Another International Youth Day is around the corner. Nineteen years ago, next week, the United Nation’s General Assembly endorsed a recommendation made in Lisbon, Portugal, the previous year that August 12 should be nominated the International Youth Day. In a sense, the 1998 and 1999 focus on young people was not anything new. For, already, in 1985 the UN marked what it called the International Year of the Youth.
In the manner of speaking, the world has gone through 33 solid years of some kind of collective focus on what we may want to call the Youth Agenda. It is instructive that the 1985 celebration of young people came in the wake of the carnival that was the first UN Decade for Women in Nairobi. Two demographics that have traditionally been marginalised, therefore, were in prominent focus. It is questionable, however, that the world has progressively addressed these demographics.
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The Youth Agenda remains a footnote in virtually all spheres of life, except in oppressive circles where the young take the brunt of everything harmful. And yet, put together, young people and women make up more than 70 per cent of the global population. Women constitute just about half of the population of the world. Even if we were to divide the male population equally between the youth and non-youth, adult men remain miserably outnumbered by the rest put together. Yet the world seems to belong to adult males. This poses serious questions for humankind, ahead of August 12.
The 2018 Youth Celebrations are themed “Safe Spaces for Youth.” The theme recognises that the world has steadily deteriorated into a theatre of abuse of young people. Here in Africa, young people are cannon fodder for violence loving politicians. Africa has had more than its fair share of child soldiers, from Uganda to Sierra Leone and from Angola to Western Sahara – the home of Africa’s most forgotten war.
The DRC and the Central African Republic have done unconscionable injustice to the African child. Rwanda, Burundi, Guinea, Mali, Liberia, South Sudan, Somalia – and you could go on and on – these countries have debauched the youth. Children have been robbed of their childhood. They have had guns thrust into their hands and sent out to kill other children, who have not offended them.
Even in relatively peaceful countries like Kenya, you often hear politicians talking with violent authority.“Our community will not accept this or that,” they say, threatening everyone with unspecified harmful action. The ellipsis is that they have “armies” of young people whom they can indoctrinate, radicalise and send out to kill, or be killed. The spaces are extremely unsafe for children who must fight wars they know little – often nothing – about.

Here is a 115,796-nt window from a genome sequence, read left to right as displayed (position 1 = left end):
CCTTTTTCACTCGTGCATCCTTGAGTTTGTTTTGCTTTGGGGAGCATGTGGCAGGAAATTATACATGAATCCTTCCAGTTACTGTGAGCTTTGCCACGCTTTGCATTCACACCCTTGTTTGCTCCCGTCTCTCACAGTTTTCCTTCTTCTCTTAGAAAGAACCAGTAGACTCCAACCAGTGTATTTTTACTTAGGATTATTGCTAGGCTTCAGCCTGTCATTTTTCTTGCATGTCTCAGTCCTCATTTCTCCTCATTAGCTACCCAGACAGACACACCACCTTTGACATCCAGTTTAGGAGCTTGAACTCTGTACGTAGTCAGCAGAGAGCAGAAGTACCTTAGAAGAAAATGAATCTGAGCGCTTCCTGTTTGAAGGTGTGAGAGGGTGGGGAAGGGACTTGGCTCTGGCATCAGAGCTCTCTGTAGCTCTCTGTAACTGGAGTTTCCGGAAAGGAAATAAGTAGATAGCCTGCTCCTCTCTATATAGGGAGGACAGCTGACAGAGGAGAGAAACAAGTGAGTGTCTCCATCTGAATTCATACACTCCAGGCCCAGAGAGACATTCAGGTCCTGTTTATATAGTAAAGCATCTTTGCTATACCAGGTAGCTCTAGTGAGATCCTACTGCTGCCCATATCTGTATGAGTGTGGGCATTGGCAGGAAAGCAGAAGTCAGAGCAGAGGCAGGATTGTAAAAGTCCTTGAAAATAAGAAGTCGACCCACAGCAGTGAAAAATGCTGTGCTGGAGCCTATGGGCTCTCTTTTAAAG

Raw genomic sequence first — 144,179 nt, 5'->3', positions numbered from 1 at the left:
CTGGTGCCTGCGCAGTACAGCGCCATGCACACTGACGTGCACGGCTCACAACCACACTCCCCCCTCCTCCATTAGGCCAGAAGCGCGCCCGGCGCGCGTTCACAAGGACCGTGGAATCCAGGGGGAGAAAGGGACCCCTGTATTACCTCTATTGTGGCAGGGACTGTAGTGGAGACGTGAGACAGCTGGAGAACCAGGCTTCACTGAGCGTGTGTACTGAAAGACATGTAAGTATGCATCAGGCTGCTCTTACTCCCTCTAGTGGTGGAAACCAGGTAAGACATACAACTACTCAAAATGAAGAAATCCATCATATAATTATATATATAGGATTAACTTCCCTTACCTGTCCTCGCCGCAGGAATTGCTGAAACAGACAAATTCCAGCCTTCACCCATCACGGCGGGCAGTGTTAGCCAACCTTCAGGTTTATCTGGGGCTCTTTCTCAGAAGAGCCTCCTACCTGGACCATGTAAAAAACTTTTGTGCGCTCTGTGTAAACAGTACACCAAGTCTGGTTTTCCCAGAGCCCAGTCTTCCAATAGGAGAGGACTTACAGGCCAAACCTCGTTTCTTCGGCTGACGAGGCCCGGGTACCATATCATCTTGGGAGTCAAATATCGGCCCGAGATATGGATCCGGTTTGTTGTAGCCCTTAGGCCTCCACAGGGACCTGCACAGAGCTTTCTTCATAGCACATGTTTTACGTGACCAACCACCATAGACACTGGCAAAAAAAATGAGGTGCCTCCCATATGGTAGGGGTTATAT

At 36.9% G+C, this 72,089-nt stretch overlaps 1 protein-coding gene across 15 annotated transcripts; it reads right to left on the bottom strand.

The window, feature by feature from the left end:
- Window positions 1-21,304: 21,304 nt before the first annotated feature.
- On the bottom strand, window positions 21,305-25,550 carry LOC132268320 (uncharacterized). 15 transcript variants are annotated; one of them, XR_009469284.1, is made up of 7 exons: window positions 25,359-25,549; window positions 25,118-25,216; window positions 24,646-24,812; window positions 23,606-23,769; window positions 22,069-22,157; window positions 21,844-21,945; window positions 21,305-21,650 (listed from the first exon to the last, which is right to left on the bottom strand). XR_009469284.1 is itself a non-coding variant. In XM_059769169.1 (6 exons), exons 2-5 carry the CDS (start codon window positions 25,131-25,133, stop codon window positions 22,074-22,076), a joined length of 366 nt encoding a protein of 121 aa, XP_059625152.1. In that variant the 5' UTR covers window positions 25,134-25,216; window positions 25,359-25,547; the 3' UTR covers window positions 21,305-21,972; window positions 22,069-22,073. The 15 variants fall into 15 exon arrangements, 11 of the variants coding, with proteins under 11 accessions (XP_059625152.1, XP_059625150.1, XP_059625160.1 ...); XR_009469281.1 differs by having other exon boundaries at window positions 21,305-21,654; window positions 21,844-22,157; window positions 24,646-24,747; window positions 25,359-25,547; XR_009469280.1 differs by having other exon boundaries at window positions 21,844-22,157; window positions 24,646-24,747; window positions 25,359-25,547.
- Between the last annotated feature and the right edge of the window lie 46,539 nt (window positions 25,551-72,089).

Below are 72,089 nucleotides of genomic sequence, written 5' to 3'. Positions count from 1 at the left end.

Violent engagement aside, other concerns continue to make living unsafe for the young. You are not safe when hunger stalks you. Nor are you safe when unemployment and grim poverty stare you in the eye. The trend throughout the continent is to encourage young people to become job creators rather than job seekers. This is a noble thing to do, if it will be well planned and coordinated. To its credit, the present government in Kenya has created the Youth Enterprise Fund and attempted to create avenues for youth participation in public procurement. The nobility, however, suffers a major setback when corrupt individuals masquerade as youth and cart away billions of shillings that would have, otherwise, created genuine opportunities for young people.
The abuse under the National Youth Service has been particularly disheartening. How cruel could a people be to their children? We live in a country where universities fall over one another advertising their academic programmes and boasting over the numbers of graduates they have produced. Few, however, bother about the destiny of their graduates. The universities have become money-minting machines, just like pork rolling mills. Their focus is on revenue generation and nothing more. Someone must save the youth.
But who will save the young in societies that have steadily been engulfed in the spirit of hyenaism? Safe spaces are about health, quality education and the ability to be just young and happy. They are about freedom from fear gangs, drugs and sundry dangerous substances. Above all, they are about knowing that you matter and that you can be listened to. Your opinion counts. You can contribute to decisions on your life today as a pathway to your life tomorrow.
Young people must claim their space. To do this, they must rise up to embrace helpful values. In the political space they will reject the role of cannon fodder and accepting to be footnotes in political parties. Yet the transformation that they need will be realised more easily through mature organisation and mobilisation within the parties rather than through uproarious conduct.
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They have the numbers and both the national and party constitutions in their favour. Nothing stops them from organising to dominate political party leadership positions. Further to this, nothing stops them from mobilising through political parties to become the majority in all elected positions in the country.
Yet, this is easier said than done, for they are beneficiaries of wrong models and practices. The thuggish culture and that of handouts dominate politics. Even youth accept that they must organise and mobilise in gangster fashion. They believe that they must give and receive handouts as passports to leadership. A conscious paradigm shift is of the greatest essence, led by a remnant seed of the older generations and a fresh crop of young people who believe in themselves.
- The writer is a strategic public communications adviser. [email protected]